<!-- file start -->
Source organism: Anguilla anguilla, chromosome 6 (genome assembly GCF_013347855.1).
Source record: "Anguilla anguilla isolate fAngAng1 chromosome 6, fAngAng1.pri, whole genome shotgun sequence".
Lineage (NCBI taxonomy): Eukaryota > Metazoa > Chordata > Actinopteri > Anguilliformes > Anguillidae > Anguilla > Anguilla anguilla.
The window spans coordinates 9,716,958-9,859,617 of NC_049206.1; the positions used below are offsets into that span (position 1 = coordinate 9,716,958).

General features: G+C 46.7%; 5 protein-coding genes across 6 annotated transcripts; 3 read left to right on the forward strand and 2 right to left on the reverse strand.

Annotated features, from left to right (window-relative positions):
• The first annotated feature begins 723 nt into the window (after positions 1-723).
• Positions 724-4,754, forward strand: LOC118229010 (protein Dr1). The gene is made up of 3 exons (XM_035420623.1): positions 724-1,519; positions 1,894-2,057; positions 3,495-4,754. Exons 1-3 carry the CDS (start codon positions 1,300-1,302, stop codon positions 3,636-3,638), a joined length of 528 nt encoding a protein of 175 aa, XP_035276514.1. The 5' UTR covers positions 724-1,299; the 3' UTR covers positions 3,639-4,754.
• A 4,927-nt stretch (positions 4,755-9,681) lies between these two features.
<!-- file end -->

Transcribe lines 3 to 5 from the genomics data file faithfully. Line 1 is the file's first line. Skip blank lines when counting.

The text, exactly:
Lineage (NCBI taxonomy): Eukaryota > Metazoa > Chordata > Actinopteri > Anguilliformes > Anguillidae > Anguilla > Anguilla anguilla.
The window spans coordinates 9,716,958-9,859,617 of NC_049206.1; the positions used below are offsets into that span (position 1 = coordinate 9,716,958).

General features: G+C 46.7%; 5 protein-coding genes across 6 annotated transcripts; 3 read left to right on the forward strand and 2 right to left on the reverse strand.